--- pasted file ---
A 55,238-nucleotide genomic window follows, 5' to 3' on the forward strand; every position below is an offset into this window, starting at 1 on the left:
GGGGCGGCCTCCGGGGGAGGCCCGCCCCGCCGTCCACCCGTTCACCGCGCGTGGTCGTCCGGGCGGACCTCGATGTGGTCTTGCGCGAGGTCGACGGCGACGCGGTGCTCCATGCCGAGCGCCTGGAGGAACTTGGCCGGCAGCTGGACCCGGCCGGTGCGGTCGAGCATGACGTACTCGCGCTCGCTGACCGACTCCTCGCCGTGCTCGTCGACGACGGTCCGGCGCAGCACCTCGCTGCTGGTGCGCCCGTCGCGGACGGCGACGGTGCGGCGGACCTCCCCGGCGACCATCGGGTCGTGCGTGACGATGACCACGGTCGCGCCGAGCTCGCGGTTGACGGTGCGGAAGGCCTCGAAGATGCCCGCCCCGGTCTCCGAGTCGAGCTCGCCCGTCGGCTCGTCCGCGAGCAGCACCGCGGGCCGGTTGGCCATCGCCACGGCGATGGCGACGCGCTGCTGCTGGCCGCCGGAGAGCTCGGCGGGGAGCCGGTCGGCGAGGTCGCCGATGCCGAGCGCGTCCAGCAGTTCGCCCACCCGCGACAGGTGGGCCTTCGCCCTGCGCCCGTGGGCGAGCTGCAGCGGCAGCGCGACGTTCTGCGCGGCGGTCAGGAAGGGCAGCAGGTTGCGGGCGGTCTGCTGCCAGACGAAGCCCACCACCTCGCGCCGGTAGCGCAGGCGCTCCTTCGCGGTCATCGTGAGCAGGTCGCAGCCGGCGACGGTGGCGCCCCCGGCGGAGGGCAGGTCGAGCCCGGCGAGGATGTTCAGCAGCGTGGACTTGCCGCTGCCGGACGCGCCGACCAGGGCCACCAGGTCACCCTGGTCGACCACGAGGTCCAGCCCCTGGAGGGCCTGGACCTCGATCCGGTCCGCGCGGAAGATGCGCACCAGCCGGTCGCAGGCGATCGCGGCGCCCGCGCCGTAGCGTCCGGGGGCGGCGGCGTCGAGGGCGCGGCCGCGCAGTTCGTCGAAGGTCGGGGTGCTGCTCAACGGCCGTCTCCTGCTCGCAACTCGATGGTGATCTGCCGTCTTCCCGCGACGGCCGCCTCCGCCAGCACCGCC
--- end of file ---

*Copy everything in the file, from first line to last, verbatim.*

A 55,238-nucleotide genomic window follows, 5' to 3' on the forward strand; every position below is an offset into this window, starting at 1 on the left:
GGGGCGGCCTCCGGGGGAGGCCCGCCCCGCCGTCCACCCGTTCACCGCGCGTGGTCGTCCGGGCGGACCTCGATGTGGTCTTGCGCGAGGTCGACGGCGACGCGGTGCTCCATGCCGAGCGCCTGGAGGAACTTGGCCGGCAGCTGGACCCGGCCGGTGCGGTCGAGCATGACGTACTCGCGCTCGCTGACCGACTCCTCGCCGTGCTCGTCGACGACGGTCCGGCGCAGCACCTCGCTGCTGGTGCGCCCGTCGCGGACGGCGACGGTGCGGCGGACCTCCCCGGCGACCATCGGGTCGTGCGTGACGATGACCACGGTCGCGCCGAGCTCGCGGTTGACGGTGCGGAAGGCCTCGAAGATGCCCGCCCCGGTCTCCGAGTCGAGCTCGCCCGTCGGCTCGTCCGCGAGCAGCACCGCGGGCCGGTTGGCCATCGCCACGGCGATGGCGACGCGCTGCTGCTGGCCGCCGGAGAGCTCGGCGGGGAGCCGGTCGGCGAGGTCGCCGATGCCGAGCGCGTCCAGCAGTTCGCCCACCCGCGACAGGTGGGCCTTCGCCCTGCGCCCGTGGGCGAGCTGCAGCGGCAGCGCGACGTTCTGCGCGGCGGTCAGGAAGGGCAGCAGGTTGCGGGCGGTCTGCTGCCAGACGAAGCCCACCACCTCGCGCCGGTAGCGCAGGCGCTCCTTCGCGGTCATCGTGAGCAGGTCGCAGCCGGCGACGGTGGCGCCCCCGGCGGAGGGCAGGTCGAGCCCGGCGAGGATGTTCAGCAGCGTGGACTTGCCGCTGCCGGACGCGCCGACCAGGGCCACCAGGTCACCCTGGTCGACCACGAGGTCCAGCCCCTGGAGGGCCTGGACCTCGATCCGGTCCGCGCGGAAGATGCGCACCAGCCGGTCGCAGGCGATCGCGGCGCCCGCGCCGTAGCGTCCGGGGGCGGCGGCGTCGAGGGCGCGGCCGCGCAGTTCGTCGAAGGTCGGGGTGCTGCTCAACGGCCGTCTCCTGCTCGCAACTCGATGGTGATCTGCCGTCTTCCCGCGACGGCCGCCTCCGCCAGCACCGCC